Efficient and Effective? The 100-Year Flood in the Communication and Perception of Flood Risk
Flood hazards, Risk communication, Risk perception, 100-year flood
Digital Object Identifier (DOI)
This paper presents a synopsis of several terms used to describe US policy's benchmark flood and a preliminary study of how such terms are interpreted. Questionnaire surveys were conducted in a flood prone community with residents living in and out of official flood plains. Comparable questions regarding uncertainty, perceived need for protection, and concern were asked in connection with four descriptive methods: a 100-year flood; a flood with a 1 percent chance of occurring in any year; a flood with a 26 percent chance of occurring in 30 years; and a flood risk map. Statistical analysis and qualitative observation showed a disjuncture between understanding and persuasion, potential problems with the 26 percent chance method, and a preference for concrete references in describing risk.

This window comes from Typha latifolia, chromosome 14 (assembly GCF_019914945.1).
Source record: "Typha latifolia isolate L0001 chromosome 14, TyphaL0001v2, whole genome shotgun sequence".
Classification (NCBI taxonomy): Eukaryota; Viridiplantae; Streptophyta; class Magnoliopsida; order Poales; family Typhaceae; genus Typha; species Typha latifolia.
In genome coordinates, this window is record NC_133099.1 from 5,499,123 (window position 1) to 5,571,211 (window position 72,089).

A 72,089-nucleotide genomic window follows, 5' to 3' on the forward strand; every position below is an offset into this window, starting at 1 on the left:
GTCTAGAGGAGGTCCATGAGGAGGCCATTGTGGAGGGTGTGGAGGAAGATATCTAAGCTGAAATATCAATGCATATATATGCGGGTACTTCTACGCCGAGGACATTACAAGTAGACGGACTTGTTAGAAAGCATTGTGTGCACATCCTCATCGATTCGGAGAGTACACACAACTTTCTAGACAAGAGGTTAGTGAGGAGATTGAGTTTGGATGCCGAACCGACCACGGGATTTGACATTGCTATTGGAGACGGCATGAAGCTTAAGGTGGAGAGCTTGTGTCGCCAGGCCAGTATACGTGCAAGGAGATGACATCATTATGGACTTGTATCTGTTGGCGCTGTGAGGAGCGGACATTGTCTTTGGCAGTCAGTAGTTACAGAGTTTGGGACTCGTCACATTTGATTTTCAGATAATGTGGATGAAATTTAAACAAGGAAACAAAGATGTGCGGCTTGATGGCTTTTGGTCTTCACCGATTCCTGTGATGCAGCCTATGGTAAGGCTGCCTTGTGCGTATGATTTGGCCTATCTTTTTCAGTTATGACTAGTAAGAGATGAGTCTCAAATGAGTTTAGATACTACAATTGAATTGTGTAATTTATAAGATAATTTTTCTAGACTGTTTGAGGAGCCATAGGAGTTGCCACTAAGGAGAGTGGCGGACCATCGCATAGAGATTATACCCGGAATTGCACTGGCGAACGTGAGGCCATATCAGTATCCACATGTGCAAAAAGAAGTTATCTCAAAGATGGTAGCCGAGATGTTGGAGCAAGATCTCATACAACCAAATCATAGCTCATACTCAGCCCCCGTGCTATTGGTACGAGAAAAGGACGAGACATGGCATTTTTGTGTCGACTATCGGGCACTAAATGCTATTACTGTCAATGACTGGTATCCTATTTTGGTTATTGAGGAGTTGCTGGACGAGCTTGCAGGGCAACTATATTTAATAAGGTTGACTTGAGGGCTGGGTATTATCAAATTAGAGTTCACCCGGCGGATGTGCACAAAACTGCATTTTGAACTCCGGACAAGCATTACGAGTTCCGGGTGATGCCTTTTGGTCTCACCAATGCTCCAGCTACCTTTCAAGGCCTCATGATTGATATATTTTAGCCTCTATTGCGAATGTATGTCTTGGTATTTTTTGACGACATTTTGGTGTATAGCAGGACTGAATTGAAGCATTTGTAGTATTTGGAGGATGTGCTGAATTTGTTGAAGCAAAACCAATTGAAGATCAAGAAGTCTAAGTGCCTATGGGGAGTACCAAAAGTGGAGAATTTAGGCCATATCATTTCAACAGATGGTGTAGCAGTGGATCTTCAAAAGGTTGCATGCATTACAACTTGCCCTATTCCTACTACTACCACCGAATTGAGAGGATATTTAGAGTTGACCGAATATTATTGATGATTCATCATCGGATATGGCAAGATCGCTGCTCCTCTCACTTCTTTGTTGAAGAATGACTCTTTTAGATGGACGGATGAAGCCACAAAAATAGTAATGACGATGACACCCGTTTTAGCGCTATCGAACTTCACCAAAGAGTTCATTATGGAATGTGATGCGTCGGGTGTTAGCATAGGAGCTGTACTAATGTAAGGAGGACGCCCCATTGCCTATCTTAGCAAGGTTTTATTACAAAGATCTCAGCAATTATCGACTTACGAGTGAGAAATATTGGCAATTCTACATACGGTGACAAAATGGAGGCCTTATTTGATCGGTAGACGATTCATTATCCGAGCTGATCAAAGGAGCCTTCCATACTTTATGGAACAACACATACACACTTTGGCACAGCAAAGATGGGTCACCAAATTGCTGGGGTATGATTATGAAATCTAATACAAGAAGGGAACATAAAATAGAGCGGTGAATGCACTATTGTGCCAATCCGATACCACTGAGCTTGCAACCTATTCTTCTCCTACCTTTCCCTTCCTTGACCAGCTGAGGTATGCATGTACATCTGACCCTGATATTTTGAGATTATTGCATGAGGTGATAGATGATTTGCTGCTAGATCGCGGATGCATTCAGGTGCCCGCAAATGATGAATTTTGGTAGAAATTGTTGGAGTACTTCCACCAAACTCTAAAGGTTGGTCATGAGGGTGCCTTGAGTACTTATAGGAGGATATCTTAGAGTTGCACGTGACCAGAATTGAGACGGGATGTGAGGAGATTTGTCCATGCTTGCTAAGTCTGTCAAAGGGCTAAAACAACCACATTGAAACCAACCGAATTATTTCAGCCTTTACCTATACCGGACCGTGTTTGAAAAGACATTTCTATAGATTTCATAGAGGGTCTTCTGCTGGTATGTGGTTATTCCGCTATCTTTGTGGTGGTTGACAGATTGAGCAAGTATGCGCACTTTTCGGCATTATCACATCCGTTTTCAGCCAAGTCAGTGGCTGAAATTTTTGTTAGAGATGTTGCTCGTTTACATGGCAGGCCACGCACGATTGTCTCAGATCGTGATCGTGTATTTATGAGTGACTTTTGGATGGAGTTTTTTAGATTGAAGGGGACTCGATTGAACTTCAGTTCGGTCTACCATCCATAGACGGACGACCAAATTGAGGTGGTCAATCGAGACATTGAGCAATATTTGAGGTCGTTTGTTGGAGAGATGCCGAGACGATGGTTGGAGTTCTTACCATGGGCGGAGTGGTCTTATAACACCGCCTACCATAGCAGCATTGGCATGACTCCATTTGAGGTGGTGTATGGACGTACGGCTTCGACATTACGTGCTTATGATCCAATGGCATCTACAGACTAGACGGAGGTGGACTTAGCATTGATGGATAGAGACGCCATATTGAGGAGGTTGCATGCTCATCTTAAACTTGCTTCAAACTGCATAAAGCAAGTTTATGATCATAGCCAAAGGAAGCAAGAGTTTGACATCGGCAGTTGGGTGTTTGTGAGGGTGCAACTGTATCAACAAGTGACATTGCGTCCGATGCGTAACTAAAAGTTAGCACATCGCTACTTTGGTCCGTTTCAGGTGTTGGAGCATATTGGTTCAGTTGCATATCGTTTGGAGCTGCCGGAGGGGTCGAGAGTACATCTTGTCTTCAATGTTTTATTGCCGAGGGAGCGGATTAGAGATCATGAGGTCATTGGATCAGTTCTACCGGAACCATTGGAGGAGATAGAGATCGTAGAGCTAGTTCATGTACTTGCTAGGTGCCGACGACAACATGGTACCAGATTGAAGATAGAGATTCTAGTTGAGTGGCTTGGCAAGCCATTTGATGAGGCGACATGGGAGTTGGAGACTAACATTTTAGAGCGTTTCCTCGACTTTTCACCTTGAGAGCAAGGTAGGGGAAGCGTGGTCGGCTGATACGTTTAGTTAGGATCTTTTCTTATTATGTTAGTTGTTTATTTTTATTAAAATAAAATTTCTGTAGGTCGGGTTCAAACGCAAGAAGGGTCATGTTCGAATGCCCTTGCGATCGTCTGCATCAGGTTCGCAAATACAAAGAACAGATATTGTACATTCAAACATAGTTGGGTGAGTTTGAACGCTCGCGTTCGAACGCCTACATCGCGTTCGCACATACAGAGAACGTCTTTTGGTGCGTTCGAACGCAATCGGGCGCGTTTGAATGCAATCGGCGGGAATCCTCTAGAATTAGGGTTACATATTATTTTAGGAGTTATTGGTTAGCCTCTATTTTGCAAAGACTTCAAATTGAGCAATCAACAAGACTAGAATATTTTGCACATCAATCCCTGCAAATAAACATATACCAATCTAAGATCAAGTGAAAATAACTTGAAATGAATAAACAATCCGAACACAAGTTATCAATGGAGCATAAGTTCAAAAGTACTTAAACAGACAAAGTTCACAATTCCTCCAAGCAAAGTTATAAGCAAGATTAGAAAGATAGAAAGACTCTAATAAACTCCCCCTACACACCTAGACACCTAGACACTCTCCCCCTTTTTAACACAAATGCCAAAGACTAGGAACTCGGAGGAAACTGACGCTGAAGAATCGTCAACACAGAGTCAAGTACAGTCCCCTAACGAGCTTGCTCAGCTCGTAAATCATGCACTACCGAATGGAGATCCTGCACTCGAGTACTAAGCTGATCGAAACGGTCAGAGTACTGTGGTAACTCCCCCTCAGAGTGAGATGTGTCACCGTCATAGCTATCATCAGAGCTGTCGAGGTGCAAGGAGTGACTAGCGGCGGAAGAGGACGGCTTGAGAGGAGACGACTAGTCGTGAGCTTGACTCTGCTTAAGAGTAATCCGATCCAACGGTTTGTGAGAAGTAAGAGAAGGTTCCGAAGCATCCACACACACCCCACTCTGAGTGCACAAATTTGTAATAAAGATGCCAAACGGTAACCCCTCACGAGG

Was this content written or created while at USF?
Citation / Publisher Attribution
Environmental Hazards, v. 7, issue 4, p. 302-311
Scholar Commons Citation
Bell, Heather M. and Tobin, Graham A., "Efficient and Effective? The 100-Year Flood in the Communication and Perception of Flood Risk" (2007). School of Geosciences Faculty and Staff Publications. 86.